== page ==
Playing Overseas: Q+A With 4 International Athletes

by Esther Wallace

What's it like to play your sport internationally? 

Some athletes playing overseas take as much time as possible traveling to places they've never seen and absorbing culture. Others, don't have much flexibility in their schedules, and learn more about different cultures from the diversity of their international teammates. We're sure most would agree, that playing your sport internationally can be a surreal experience that many athletes aspire to explore. We talked to 4 women about their experiences playing outside of the US.

scroll to a specific player's Q&A:

Krystle Esdelle


 Trinidad and Tobago women's national volleyball team

Trinidad 🇹🇹

Playa Society: how do you prepare for your season mentally and physically?

Krystle: My main mindset is to be focused and be in the present. Before I get into my season, I set personal goals for myself to achieve. I practice daily meditation and lastly, I read a lot. Physically I workout all the time, but for me it’s my diet. Making healthy choices today is important for me. Food plays a huge role in my performance at training and matches.

Playa Society: What’s it like coming together with your team to play towards your common goals? 

Krystle: It’s awesome. I love friendly competition among ourselves in practices. It’s like we learn a lot from each other in this way. We understand what motivates us and use that to accomplish our goals at matches.

Playa Society: How would you describe your overall international playing experience? Does it differ from playing in Trinidad?

Krystle: Amazing! I get to travel, learn new cultures and make friends basically for free. I love the passion people have for volleyball outside of Trinidad. In Trinidad it’s not like that. In Trinidad my passion for volleyball is regarded as a hobby while outside it’s a lifestyle, eat sleep and breathe daily. 

Jaleesa Avery


Bashkimi Prizren

Kosovo 🇽🇰

Playa Society: How do you prepare for your overseas season, mentally and physically? 

JALESSA: Physically I workout 6 days a week, run 2 miles every other day (so I can stay in shape), and I recently changed my diet. Mentally, I just focus on my goals and getting better at what I do everyday. 

Playa Society: Are you nervous to go to a different place and play with people you have never met before?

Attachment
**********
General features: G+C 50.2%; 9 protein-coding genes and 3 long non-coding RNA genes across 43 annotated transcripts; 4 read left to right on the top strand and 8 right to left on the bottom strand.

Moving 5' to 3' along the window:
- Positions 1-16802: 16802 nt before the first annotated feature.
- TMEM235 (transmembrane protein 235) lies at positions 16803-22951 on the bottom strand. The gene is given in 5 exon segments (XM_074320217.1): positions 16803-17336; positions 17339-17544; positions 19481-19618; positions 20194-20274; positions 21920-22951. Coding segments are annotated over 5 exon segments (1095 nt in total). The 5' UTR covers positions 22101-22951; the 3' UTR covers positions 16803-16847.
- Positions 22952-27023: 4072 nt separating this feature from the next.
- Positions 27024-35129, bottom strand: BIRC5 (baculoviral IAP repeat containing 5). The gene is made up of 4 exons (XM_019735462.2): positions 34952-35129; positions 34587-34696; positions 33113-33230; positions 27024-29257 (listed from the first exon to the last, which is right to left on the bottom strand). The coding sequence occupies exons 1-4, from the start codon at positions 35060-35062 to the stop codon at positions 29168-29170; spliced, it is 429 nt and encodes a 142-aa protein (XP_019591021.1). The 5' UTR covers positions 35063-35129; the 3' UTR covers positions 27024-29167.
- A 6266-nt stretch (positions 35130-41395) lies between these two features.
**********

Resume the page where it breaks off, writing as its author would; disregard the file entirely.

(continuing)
JALESSA: I’m not nervous to go to a different country, I’m actually really excited! I adapt really well anywhere I go. I have talked with most of my teammates already, and I can’t wait to meet them in person. I feel like it’s just like meeting all my old teammates for the first time! 





Japan 🇯🇵

Playa Society: What was the transition overseas like?

Abbey: I got to come in March and got sent home because of Corona but got to come back in August and I have been here for 2 months now and I am starting to miss home even more! So it was definitely a hard transition!

Playa Society: What was the greatest challenge, and how did you overcome it?

Abbey: I would say for me the greatest challenge is being away from home and it was super tough when I had to stay in my room for 14 days when I got here. I am a home body and being away is super hard but I just try to keep myself busy that way I don’t think about missing home!

Playa Society: What is it like playing with women from different backgrounds – how do you come together to play for a common goal?

Abbey: At first I was super nervous about playing with them. But once we got to know each other it has been so much fun. It’s amazing because I feel like I have found 15 other girls that love the game as much as me! Our goal we are trying to reach is making it to tournament at the end of season so we are just focused on that.

Maya Brewer




Playa Society: What was the transition overseas like?

Maya: It’s been a dream come true and a complete blessing, it’s amazing to get to wake up in a different country and be able to play the game you love, and plus, get paid doing it.

Playa Society: What has the transition been like playing overseas compared to the United States?

MAYA: I’d say the biggest transition would just be the time difference, it’s already been a month and I’m still trying to get adjusted to the time, and a decent sleep schedule.

Playa Society: What was the greatest challenge, and how did you overcome it?

MAYA: Another challenge would be trying to keep myself busy during the day and not just sleeping through the going out and exploring this beautiful country.

Written By:

Team Playa society